More threads by Linda Buquet

Linda Buquet

Local Search Expert
Jun 28, 2012
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I think we all learn some great lessons from our clients. I certainly know I have. However most of us DON'T bother to document all those lessons and turn them into a top 50 list for a smart blog post, like Phil Rosek just did.

He wrote this Friday but by the time I read it, I knew most of you were either off for the weekend or busy fantasizing about it :p so I decided to hold this til today.

50 Local SEO Lessons from 50 Clients |

I’ve had the pleasure of working with 50 clients so far on local SEO (as of very recently)...

Some of these relationships have been worth five figures to me, others three figures.

Some projects have been smooth sailing, others more like go-karting through the Himalayas.

But every single one has taught me something (or many things) about local search.

In no particular order, the lessons I’ve learned from each client:

Read the rest here

I agree with so many of Phil's points. This one in particular hit home...

43. A watched pot never boils. Business owners and local SEOs need to expect the process to take a while. If you obsessively stare at your rankings and analytics stats every day, the temptation is too great to tinker and fiddle and mess things up.

Especially since there is often such a big delayed reaction with both Google+ Local and organic changes. If you tweak, get impatient and tweak again you may not know that 1st tweak did the trick and by the time Google catches up with it you've already changed it to something else. Patience Grasshopper!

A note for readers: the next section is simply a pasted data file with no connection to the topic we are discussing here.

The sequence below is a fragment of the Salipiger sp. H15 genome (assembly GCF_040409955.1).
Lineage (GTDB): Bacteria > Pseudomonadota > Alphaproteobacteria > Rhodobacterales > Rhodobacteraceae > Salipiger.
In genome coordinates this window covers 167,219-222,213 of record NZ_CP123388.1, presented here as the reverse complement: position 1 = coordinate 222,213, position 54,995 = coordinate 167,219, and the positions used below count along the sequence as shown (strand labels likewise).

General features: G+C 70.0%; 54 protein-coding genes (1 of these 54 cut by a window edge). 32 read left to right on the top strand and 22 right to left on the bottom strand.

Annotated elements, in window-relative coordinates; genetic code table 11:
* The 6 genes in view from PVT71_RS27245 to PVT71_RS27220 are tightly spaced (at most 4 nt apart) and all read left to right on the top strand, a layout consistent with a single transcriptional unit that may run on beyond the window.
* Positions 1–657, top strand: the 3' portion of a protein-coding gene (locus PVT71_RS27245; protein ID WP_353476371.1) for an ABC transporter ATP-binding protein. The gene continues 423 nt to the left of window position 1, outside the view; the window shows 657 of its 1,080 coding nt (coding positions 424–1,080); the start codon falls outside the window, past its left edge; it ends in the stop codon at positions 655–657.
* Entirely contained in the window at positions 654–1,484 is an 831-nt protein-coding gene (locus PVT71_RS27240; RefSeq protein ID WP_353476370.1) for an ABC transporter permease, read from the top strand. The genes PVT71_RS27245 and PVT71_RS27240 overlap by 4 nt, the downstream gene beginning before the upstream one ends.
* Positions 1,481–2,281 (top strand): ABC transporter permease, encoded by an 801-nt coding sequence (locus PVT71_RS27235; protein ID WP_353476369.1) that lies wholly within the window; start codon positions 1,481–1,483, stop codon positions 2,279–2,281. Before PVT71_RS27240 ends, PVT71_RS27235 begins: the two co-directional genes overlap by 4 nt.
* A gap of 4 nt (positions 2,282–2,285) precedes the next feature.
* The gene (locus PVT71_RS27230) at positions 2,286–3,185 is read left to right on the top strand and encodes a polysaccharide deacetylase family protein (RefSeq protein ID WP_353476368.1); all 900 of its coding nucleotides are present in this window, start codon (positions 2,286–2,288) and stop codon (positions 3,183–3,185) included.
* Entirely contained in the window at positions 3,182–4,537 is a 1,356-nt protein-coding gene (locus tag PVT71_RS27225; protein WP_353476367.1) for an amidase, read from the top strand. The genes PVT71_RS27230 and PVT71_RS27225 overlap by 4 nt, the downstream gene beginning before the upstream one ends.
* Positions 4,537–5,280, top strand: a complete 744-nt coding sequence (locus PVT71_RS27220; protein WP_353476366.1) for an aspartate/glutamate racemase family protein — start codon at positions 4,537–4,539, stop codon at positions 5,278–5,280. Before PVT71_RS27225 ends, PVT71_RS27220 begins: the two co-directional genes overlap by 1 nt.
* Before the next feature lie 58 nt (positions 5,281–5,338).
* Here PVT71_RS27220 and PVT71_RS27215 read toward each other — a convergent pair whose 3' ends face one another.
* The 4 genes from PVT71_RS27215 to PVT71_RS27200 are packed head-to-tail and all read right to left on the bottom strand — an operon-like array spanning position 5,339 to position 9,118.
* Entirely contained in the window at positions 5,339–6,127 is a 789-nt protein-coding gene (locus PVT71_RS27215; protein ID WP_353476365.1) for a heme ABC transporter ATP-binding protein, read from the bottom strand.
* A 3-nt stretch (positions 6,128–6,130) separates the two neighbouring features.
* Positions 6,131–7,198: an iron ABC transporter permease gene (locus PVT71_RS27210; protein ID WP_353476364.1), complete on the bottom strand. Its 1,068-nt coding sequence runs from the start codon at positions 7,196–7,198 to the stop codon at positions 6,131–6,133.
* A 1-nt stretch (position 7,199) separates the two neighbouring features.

There was one point I had a different experience or opinion about.

8. Having NAP information for a bunch of different locations on the homepage is totally fine. It’s great to have a separate page of your site corresponding to each location / Google+Local page, but by no means is it necessary to get great rankings.

No not NECESSARY for ranking, however 2 problems to warn about. This practice IMO sometimes causes NAP confusion and can disconnect site and G+ L page in blended and drop the site out of local rankings. Does not always happen, but can.

The other thing is mixed NAP for multiple locations on any page of the site can contribute to Google merging all the locations into and big hot mess. Again, does not always happen, but best practice to avoid merges is separate location pages and no mixed NAP anywhere on the site.

The tip that gave me a good chuckle was:
27. A title tag with more than 300 characters is a gift to at least 7 of your local competitors. :eek:

LOL, good one Phil!

What was your favorite lesson?
Hey Linda,

Thanks for posting this, and for your compliments!

Regarding #8, I definitely agree that it?s preferable to have separate landing pages for each location. But I haven?t noticed any cases where two or more listings got merged together and ONLY had the landing-page URL in common. I don?t know that it?s much of a merge risk-factor by itself. Then again, you?ve probably run across some cases I haven?t.

Side note: I think you could do a really cool post on site/page architecture best-practices for preventing merging.

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